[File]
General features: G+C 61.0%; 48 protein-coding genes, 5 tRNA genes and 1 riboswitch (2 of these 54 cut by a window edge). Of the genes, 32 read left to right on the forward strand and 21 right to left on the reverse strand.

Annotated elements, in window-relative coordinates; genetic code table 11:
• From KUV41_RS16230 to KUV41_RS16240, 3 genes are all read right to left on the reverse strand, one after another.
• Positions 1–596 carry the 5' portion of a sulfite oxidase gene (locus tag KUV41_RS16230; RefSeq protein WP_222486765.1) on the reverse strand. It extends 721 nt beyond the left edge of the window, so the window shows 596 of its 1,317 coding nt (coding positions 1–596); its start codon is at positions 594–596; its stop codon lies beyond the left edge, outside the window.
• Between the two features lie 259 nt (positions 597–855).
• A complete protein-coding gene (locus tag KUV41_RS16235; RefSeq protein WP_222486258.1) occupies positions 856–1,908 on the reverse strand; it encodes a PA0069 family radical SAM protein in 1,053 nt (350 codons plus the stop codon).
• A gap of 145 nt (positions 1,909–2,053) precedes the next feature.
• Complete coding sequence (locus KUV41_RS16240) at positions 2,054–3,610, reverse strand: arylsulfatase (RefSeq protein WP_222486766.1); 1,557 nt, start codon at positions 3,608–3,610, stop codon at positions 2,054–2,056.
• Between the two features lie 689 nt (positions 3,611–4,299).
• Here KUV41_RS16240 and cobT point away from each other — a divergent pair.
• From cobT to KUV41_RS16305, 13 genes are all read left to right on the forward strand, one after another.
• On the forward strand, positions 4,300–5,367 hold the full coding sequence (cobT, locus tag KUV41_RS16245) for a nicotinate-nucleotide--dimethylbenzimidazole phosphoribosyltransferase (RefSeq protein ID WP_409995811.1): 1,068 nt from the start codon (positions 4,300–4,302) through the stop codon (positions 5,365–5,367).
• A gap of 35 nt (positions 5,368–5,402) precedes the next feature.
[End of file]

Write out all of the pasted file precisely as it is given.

General features: G+C 61.0%; 48 protein-coding genes, 5 tRNA genes and 1 riboswitch (2 of these 54 cut by a window edge). Of the genes, 32 read left to right on the forward strand and 21 right to left on the reverse strand.

Annotated elements, in window-relative coordinates; genetic code table 11:
• From KUV41_RS16230 to KUV41_RS16240, 3 genes are all read right to left on the reverse strand, one after another.
• Positions 1–596 carry the 5' portion of a sulfite oxidase gene (locus tag KUV41_RS16230; RefSeq protein WP_222486765.1) on the reverse strand. It extends 721 nt beyond the left edge of the window, so the window shows 596 of its 1,317 coding nt (coding positions 1–596); its start codon is at positions 594–596; its stop codon lies beyond the left edge, outside the window.
• Between the two features lie 259 nt (positions 597–855).
• A complete protein-coding gene (locus tag KUV41_RS16235; RefSeq protein WP_222486258.1) occupies positions 856–1,908 on the reverse strand; it encodes a PA0069 family radical SAM protein in 1,053 nt (350 codons plus the stop codon).
• A gap of 145 nt (positions 1,909–2,053) precedes the next feature.
• Complete coding sequence (locus KUV41_RS16240) at positions 2,054–3,610, reverse strand: arylsulfatase (RefSeq protein WP_222486766.1); 1,557 nt, start codon at positions 3,608–3,610, stop codon at positions 2,054–2,056.
• Between the two features lie 689 nt (positions 3,611–4,299).
• Here KUV41_RS16240 and cobT point away from each other — a divergent pair.
• From cobT to KUV41_RS16305, 13 genes are all read left to right on the forward strand, one after another.
• On the forward strand, positions 4,300–5,367 hold the full coding sequence (cobT, locus tag KUV41_RS16245) for a nicotinate-nucleotide--dimethylbenzimidazole phosphoribosyltransferase (RefSeq protein ID WP_409995811.1): 1,068 nt from the start codon (positions 4,300–4,302) through the stop codon (positions 5,365–5,367).
• A gap of 35 nt (positions 5,368–5,402) precedes the next feature.